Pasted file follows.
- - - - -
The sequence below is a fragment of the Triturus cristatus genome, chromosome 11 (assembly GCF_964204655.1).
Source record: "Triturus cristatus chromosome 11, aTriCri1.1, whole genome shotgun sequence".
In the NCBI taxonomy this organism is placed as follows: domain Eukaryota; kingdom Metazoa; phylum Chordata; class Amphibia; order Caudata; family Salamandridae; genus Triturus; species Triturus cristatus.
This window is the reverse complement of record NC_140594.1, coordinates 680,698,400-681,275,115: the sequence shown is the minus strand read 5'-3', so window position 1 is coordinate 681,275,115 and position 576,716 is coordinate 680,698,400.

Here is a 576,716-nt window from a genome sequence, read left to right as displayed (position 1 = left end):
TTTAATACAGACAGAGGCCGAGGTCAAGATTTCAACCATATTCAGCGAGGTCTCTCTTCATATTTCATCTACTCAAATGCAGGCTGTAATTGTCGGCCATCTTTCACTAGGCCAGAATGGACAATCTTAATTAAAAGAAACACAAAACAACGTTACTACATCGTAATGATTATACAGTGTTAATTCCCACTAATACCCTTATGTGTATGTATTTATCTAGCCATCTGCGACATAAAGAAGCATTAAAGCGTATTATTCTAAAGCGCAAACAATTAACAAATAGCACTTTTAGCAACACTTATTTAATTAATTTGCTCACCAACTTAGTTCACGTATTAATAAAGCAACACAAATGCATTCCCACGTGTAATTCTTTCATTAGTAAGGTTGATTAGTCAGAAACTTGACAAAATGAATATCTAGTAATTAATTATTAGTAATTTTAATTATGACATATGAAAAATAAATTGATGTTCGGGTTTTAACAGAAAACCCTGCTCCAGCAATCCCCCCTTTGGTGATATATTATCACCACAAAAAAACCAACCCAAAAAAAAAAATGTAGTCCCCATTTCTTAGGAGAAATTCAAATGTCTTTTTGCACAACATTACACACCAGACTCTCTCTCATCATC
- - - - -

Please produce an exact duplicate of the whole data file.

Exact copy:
The sequence below is a fragment of the Triturus cristatus genome, chromosome 11 (assembly GCF_964204655.1).
Source record: "Triturus cristatus chromosome 11, aTriCri1.1, whole genome shotgun sequence".
In the NCBI taxonomy this organism is placed as follows: domain Eukaryota; kingdom Metazoa; phylum Chordata; class Amphibia; order Caudata; family Salamandridae; genus Triturus; species Triturus cristatus.
This window is the reverse complement of record NC_140594.1, coordinates 680,698,400-681,275,115: the sequence shown is the minus strand read 5'-3', so window position 1 is coordinate 681,275,115 and position 576,716 is coordinate 680,698,400.

Here is a 576,716-nt window from a genome sequence, read left to right as displayed (position 1 = left end):
TTTAATACAGACAGAGGCCGAGGTCAAGATTTCAACCATATTCAGCGAGGTCTCTCTTCATATTTCATCTACTCAAATGCAGGCTGTAATTGTCGGCCATCTTTCACTAGGCCAGAATGGACAATCTTAATTAAAAGAAACACAAAACAACGTTACTACATCGTAATGATTATACAGTGTTAATTCCCACTAATACCCTTATGTGTATGTATTTATCTAGCCATCTGCGACATAAAGAAGCATTAAAGCGTATTATTCTAAAGCGCAAACAATTAACAAATAGCACTTTTAGCAACACTTATTTAATTAATTTGCTCACCAACTTAGTTCACGTATTAATAAAGCAACACAAATGCATTCCCACGTGTAATTCTTTCATTAGTAAGGTTGATTAGTCAGAAACTTGACAAAATGAATATCTAGTAATTAATTATTAGTAATTTTAATTATGACATATGAAAAATAAATTGATGTTCGGGTTTTAACAGAAAACCCTGCTCCAGCAATCCCCCCTTTGGTGATATATTATCACCACAAAAAAACCAACCCAAAAAAAAAAATGTAGTCCCCATTTCTTAGGAGAAATTCAAATGTCTTTTTGCACAACATTACACACCAGACTCTCTCTCATCATC